How has the environment changed in the last 10 years?
GDK: Ben Melt, you have been cutting edge for the last 10-12 years, how have you seen a change, particularly at your level of the sport?
BMS: On a professional level, it’s only become better. Guys these days talk about marginal gains like it’s the only thing that’s out there. They do everything to go faster at every race. Whether it’s equipment, whether it’s diet, whether it’s training, everybody is looking for that little edge.
As such, the differences between everyone is much smaller. Guys definitely target different races, different events because you can’t be good the whole year. It’s become much more professional and I can only see it going the same way for the next couple of years.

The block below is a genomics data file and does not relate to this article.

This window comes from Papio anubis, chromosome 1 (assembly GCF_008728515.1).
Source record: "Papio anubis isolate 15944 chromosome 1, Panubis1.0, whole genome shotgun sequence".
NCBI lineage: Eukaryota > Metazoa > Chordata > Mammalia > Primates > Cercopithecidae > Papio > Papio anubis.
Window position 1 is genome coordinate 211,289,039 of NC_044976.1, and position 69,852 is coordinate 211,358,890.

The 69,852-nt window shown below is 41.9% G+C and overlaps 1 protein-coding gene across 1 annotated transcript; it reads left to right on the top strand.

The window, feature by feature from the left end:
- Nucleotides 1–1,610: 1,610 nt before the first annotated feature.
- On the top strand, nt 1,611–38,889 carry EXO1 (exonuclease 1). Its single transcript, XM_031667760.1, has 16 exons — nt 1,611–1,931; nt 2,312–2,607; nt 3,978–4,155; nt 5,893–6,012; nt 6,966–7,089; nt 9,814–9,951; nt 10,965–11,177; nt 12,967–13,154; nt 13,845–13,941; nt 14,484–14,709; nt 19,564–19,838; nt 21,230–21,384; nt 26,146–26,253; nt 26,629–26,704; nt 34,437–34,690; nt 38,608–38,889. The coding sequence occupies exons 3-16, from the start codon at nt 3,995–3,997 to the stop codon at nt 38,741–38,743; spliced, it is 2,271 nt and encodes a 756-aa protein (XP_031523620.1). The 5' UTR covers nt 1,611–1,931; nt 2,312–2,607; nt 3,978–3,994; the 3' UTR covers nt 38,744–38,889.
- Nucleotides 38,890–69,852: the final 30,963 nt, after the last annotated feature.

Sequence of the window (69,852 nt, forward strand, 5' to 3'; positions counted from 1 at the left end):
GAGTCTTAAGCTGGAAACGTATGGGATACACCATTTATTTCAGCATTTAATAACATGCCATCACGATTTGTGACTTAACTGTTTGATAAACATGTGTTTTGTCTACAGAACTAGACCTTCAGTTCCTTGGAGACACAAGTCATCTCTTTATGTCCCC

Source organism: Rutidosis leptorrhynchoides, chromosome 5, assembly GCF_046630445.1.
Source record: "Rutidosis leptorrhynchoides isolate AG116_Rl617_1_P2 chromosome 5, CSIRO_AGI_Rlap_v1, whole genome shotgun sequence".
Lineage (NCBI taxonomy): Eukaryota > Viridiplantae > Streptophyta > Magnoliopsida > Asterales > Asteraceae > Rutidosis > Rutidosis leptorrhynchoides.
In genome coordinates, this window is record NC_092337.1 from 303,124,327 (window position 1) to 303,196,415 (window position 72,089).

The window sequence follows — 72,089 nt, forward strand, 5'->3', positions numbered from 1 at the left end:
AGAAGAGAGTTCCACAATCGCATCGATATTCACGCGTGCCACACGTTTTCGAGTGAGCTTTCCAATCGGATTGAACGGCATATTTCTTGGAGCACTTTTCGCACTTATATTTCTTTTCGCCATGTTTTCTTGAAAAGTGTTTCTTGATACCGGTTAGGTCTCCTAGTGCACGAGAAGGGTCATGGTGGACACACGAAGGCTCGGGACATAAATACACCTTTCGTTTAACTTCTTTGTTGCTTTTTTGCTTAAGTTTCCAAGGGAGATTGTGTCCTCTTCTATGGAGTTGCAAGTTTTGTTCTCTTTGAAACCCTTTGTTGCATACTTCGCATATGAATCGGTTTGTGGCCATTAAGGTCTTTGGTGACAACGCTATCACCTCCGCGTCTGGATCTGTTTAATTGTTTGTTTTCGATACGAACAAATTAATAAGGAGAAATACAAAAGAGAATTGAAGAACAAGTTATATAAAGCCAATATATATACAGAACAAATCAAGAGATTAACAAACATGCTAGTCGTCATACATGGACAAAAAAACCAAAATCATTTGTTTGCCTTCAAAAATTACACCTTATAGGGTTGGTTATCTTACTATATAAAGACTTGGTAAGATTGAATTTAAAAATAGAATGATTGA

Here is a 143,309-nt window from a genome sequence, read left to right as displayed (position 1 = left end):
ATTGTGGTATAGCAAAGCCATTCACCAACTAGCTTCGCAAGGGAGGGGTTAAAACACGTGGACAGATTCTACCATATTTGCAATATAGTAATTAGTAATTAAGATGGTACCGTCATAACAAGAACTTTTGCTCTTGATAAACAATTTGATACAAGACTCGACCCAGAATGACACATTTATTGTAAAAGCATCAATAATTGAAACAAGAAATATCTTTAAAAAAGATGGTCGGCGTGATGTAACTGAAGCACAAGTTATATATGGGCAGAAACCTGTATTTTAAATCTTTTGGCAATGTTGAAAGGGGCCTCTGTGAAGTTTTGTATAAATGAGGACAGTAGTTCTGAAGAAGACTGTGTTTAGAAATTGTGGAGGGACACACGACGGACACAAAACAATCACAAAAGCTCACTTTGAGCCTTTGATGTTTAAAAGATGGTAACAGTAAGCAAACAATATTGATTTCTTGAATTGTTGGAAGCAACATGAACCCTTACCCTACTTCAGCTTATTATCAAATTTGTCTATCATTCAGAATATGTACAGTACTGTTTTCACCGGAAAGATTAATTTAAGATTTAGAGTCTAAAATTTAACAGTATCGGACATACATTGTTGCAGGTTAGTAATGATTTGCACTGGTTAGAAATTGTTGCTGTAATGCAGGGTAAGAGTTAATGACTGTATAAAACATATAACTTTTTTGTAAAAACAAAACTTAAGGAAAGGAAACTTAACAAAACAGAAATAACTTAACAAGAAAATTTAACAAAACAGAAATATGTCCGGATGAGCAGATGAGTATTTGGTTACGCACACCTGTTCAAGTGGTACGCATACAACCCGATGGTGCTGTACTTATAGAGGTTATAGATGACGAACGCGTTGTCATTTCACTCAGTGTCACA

GDK: More and more riders coming across on the road and making it more competitive?
BMS: That’s definitely part of it. I think the road scene, having, not died down, but having stagnated a little bit and the mountain biking scene booming as it is. It has drawn a lot of guys across from road cycling and with that comes a change in mentality, for sure.
Guys looking at races a bit differently, maybe looking at prize money rather than looking at the event itself, before doing it, stuff like that. On a professional level I think it also lifts the game because the more competition there is, the better the guys have to be to do well. It’s definitely good in the long term for the game.
Riding as a couple
GDK: I know the pair of you don’t always ride together, you don’t always ride the same events, at various times, do you train together a lot Yolandi?